An Interesting Fix To The Red Sox Closer Issue

Posted by Dawson Wright on

By: Noah Wright 


The Red Sox are about to lose all-star closer Craig Kimbrel and set-up man Joe Kelly in free agency. Kimbrel last season tossed 62 and a third total innings, giving the team a 2.74 ERA, 3.13 FIP, and .995 WHIP. Plus, he was striking out batters at a 13.9 per 9 rate. Even though Joe Kelly had a 4.39 ERA, he still had a 3.57 FIP, gave up only 4 home runs, and 9.3 K/9 rate. He even pitched in more innings than Kimbrel, having 65 and two thirds innings tossed.

Kimbrel is still wandering around in free agency, and their NL World Series counterpart, the LA Dodgers, have signed Joe Kelly. In-house, they don’t have any really good answers to the 9th inning role. They do have Matt Barnes, but even though he turned in solid results, he never has seen the 9th inning role. Heath Hembree has had some solid seasons in the past, but has never really has been viewed as a potential closer, and struggled some in 2018. Brandon Workman also turned in overall solid results, but he is better fit for a multi-inning/spot starter role. Tyler Thornburg, though served as a late inning arm for the Brewers back in 2016 and did well, he just came off of an injury where he missed all of 2017, and most of 2018. When he was healthy in 2018, he had an ERA of 5.63 and FIP of 6.08.

Now they could go down a conventional route, signing one of the multiple late inning arms currently sitting on the market with 9th inning experience. That being Kelvin Herrera, David Robertson, Cody Allen, and Zach Britton on the FA market. Then potentially Mychal Givens on the trade market. However, I think that they already have a solution on the roster. One that might not stick out as a potential closer candidate. That’s Steven Wright.

You might be thinking, why Steven Wright? He has no closer or late inning experience. However, Wright pitches much better in a relief pitching role than a starting role. When he’s put into relief, he’s held opponents to just a .683 OPS. Plus, he has a 2.99 ERA in a relief role. Though his FIP might be 4.07, that could stem from a lack of strikeouts. Also, he's a bit injury prone. The last time he played in more than 20 games was 2016 when he was an all-star. A limited workload, but still being an effective piece of the team's pitching staff could be very good for Wright.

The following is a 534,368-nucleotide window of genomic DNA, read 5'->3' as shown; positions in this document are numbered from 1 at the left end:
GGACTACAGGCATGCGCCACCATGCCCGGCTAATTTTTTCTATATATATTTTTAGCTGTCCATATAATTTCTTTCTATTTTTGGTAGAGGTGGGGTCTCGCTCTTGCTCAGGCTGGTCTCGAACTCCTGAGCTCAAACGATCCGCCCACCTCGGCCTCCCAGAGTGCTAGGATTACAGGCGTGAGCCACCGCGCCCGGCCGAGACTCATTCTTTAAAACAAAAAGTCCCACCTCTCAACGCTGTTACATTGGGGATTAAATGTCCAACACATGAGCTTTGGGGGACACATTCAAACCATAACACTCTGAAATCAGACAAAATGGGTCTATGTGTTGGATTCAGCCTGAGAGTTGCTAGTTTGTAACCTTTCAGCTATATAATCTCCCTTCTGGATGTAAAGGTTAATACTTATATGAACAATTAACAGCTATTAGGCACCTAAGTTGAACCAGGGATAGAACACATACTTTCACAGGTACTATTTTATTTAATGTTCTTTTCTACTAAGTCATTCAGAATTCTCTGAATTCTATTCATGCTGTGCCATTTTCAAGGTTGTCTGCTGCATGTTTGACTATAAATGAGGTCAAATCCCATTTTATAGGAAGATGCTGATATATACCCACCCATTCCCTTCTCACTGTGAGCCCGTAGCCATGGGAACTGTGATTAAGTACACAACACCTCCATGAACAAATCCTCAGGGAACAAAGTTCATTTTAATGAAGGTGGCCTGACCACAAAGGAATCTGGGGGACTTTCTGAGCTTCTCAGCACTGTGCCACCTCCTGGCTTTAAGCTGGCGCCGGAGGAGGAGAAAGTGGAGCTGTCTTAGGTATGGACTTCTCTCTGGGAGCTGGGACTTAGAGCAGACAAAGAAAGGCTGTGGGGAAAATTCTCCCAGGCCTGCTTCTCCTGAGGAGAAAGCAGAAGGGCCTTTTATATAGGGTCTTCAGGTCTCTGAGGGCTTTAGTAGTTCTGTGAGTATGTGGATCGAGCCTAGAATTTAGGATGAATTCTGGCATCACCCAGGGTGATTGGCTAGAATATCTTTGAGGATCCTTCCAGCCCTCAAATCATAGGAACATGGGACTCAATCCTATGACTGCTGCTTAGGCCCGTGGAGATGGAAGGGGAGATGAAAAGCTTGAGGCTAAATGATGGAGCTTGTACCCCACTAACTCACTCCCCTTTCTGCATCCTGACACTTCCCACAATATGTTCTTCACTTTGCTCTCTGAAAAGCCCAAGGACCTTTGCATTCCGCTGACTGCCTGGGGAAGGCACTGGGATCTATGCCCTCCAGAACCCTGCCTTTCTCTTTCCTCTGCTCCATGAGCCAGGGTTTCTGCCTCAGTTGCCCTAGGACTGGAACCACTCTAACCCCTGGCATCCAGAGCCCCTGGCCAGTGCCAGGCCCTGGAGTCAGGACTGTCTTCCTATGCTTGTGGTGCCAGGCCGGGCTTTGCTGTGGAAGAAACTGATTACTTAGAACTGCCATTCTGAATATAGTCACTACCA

However, he has a secret weapon, a pitch that he and only he throws. That’s the knuckleball. A pitch that has no spin, but has wacky movement. Putting Steven Wright in as the 9th inning role could be interesting. It would definitely throw hitters off who have been seeing 95 MPH+ fastballs all day then to see a 74 MPH pitch that’s moving all over the place. Making the hitters unbalanced in the 9th could really help the Red Sox secure a few more wins.

Though overall, the likelihood that they actually use Steven Wright in a closer role, or even a set-up role is unlikely. The idea of using a knuckleball pitcher as your 9th inning man is definitely an interesting one. I personally would try it if I had a word in the decision making process. It would definitely be something fun to experiment with. However, the Red Sox aren’t in a position to experiment with new stuff. They’re just coming off of a World Series run, and are looking to do it again after retaining most of their core from the 2018 season. So unless they can’t find anybody more qualified to take over the 9th role, Steven Wright seeing a regular 9th inning role probably won’t happen, even if the Sox have to go over the Luxury tax line again to acquire a normal answer to closer.

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